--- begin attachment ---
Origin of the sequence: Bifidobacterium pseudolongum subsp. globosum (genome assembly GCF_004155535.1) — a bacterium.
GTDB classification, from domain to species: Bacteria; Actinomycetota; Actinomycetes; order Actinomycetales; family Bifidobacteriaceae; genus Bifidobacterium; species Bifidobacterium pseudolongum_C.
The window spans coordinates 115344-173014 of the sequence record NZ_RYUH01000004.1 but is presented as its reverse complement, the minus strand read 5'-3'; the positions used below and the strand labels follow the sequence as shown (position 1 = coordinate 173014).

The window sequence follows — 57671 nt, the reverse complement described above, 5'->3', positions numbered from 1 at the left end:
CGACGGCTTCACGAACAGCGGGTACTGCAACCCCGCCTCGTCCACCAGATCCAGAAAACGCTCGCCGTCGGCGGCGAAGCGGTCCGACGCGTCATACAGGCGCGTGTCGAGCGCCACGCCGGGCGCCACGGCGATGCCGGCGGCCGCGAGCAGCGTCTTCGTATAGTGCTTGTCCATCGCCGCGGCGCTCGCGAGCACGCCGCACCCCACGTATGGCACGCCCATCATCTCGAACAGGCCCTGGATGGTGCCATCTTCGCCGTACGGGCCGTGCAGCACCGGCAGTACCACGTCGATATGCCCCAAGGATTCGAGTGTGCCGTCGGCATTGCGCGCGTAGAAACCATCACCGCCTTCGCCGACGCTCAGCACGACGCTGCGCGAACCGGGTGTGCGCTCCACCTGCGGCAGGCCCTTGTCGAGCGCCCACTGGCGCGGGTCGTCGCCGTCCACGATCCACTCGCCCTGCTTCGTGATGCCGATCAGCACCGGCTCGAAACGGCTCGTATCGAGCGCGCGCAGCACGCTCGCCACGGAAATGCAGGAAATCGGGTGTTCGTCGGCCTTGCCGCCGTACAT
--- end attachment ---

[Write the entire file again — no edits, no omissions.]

Origin of the sequence: Bifidobacterium pseudolongum subsp. globosum (genome assembly GCF_004155535.1) — a bacterium.
GTDB classification, from domain to species: Bacteria; Actinomycetota; Actinomycetes; order Actinomycetales; family Bifidobacteriaceae; genus Bifidobacterium; species Bifidobacterium pseudolongum_C.
The window spans coordinates 115344-173014 of the sequence record NZ_RYUH01000004.1 but is presented as its reverse complement, the minus strand read 5'-3'; the positions used below and the strand labels follow the sequence as shown (position 1 = coordinate 173014).

The window sequence follows — 57671 nt, the reverse complement described above, 5'->3', positions numbered from 1 at the left end:
CGACGGCTTCACGAACAGCGGGTACTGCAACCCCGCCTCGTCCACCAGATCCAGAAAACGCTCGCCGTCGGCGGCGAAGCGGTCCGACGCGTCATACAGGCGCGTGTCGAGCGCCACGCCGGGCGCCACGGCGATGCCGGCGGCCGCGAGCAGCGTCTTCGTATAGTGCTTGTCCATCGCCGCGGCGCTCGCGAGCACGCCGCACCCCACGTATGGCACGCCCATCATCTCGAACAGGCCCTGGATGGTGCCATCTTCGCCGTACGGGCCGTGCAGCACCGGCAGTACCACGTCGATATGCCCCAAGGATTCGAGTGTGCCGTCGGCATTGCGCGCGTAGAAACCATCACCGCCTTCGCCGACGCTCAGCACGACGCTGCGCGAACCGGGTGTGCGCTCCACCTGCGGCAGGCCCTTGTCGAGCGCCCACTGGCGCGGGTCGTCGCCGTCCACGATCCACTCGCCCTGCTTCGTGATGCCGATCAGCACCGGCTCGAAACGGCTCGTATCGAGCGCGCGCAGCACGCTCGCCACGGAAATGCAGGAAATCGGGTGTTCGTCGGCCTTGCCGCCGTACAT